Establishing employment status is vital when assessing what statutory rights and obligations may apply when someone is engaged to carry out work for another. We consider the impact of Lee Richards v 1) Waterfield Homes Ltd 2) Unity Build and Repairs Ltd.
Under the Construction Industry Scheme (CIS), contractors deduct money from a subcontractor’s payments and pass it to HM Revenue and Customs (HMRC). The deductions count as advance payments towards the subcontractor’s tax and National Insurance, whilst the use of the scheme is accepted as being inconsistent with being an employee. In the case of Lee Richards v 1) Waterfield Homes Ltd 2) Unity Build and Repairs Ltd the issue was how this might be impacted by other factors in a work relationship that indicated otherwise.
Mr Richards, described as a multi-trade carpenter, was registered as a CIS contractor. He had begun working for Mr Conyers, the owner of the respondent companies, in 2010. He was part of a diverse workforce of tradesmen, none of whom were employees. However, Mr Richards did have normal working hours, Monday to Friday and did not work for anyone else. In 2018 Mr Conyers gave the workforce employment contracts following advice that the ‘employment relationships’ should be regularised. Mr Richards objected because his contract stated he was an employee only from November 2018.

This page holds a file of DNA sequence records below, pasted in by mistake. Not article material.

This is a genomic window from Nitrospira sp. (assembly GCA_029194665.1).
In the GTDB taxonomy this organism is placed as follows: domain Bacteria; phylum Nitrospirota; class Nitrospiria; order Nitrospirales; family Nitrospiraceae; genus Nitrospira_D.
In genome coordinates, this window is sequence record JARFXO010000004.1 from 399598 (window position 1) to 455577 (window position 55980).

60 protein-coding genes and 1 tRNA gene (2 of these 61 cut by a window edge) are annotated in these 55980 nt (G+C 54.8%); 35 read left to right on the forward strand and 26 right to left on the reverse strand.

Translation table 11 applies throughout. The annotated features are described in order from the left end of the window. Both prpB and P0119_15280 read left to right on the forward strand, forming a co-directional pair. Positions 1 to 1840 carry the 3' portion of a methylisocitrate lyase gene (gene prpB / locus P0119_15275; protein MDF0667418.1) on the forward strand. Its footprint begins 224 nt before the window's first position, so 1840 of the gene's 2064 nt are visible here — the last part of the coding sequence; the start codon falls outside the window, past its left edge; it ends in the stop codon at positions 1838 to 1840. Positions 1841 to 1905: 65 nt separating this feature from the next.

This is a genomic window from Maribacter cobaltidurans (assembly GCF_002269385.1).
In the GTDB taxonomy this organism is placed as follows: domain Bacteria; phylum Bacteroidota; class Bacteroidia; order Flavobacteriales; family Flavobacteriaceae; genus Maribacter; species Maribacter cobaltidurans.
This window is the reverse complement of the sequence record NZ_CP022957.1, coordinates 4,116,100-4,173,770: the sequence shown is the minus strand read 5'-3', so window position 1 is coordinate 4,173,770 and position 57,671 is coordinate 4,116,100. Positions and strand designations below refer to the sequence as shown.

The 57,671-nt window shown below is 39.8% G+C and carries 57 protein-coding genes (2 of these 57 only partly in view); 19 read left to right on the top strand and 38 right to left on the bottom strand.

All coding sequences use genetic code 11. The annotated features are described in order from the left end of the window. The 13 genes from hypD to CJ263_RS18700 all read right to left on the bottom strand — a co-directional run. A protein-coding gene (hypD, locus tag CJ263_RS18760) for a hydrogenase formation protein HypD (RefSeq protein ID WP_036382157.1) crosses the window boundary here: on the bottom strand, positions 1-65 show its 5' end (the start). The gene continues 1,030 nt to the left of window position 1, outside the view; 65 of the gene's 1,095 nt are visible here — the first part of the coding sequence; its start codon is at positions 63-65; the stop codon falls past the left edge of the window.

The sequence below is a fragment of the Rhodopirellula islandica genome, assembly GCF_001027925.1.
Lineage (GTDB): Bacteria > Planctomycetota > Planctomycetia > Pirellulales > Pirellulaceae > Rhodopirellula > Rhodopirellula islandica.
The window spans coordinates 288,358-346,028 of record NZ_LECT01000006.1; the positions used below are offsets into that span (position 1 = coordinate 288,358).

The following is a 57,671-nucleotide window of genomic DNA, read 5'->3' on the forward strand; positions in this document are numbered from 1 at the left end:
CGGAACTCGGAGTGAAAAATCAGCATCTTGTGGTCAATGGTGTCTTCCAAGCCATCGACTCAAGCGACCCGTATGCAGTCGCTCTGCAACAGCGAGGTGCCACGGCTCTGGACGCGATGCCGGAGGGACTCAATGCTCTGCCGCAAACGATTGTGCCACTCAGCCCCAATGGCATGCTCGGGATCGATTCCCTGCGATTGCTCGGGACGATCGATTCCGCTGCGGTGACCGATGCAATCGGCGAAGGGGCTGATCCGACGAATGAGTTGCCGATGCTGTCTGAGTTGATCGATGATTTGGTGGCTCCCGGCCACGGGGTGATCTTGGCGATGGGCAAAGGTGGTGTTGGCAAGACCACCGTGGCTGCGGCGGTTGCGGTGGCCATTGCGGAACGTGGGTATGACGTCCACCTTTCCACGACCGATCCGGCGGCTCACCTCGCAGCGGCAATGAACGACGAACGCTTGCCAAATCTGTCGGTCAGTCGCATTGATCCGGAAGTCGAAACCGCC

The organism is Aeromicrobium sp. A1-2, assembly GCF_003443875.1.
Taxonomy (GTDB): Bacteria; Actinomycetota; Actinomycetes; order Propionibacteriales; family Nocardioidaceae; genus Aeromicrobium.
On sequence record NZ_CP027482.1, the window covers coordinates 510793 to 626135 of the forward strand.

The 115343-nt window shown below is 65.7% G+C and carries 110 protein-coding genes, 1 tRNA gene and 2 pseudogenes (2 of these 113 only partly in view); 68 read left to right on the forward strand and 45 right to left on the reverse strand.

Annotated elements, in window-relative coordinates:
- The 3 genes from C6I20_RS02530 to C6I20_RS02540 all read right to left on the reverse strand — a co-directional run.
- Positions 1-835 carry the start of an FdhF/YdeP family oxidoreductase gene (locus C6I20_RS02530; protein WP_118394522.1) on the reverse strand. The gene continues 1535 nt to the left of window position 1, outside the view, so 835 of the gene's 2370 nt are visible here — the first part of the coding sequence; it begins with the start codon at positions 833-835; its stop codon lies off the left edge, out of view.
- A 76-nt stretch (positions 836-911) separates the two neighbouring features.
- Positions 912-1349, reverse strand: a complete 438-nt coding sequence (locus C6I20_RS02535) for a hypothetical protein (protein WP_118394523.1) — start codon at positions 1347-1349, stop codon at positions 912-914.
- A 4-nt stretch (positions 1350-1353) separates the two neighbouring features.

An Employment Tribunal in assessing the employment status of Mr Richards held that it was implicit in the use of the CIS scheme to pay the individual that he had self-employed status. However, the Employment Appeal Tribunal held that use of the CIS scheme was only one of the factors that had to be considered as part of the multi-factorial test. Looking at the findings relating to his work as a whole, the only proper conclusion from facts was that Mr Richards was an employee despite him being paid under the CIS.
Establishing employment status is vital when assessing what statutory rights and obligations may apply when someone is engaged to carry out work for another. The courts and tribunals have applied a multi-factorial test that takes into account personal service, mutuality of obligation, control, and other factors to identify whether the individual will fall into the category of employee, worker or self-employed. Whilst the CIS is based on self-employment, it will not be sufficient to prevent someone having employee status where there are other factors supporting such a conclusion.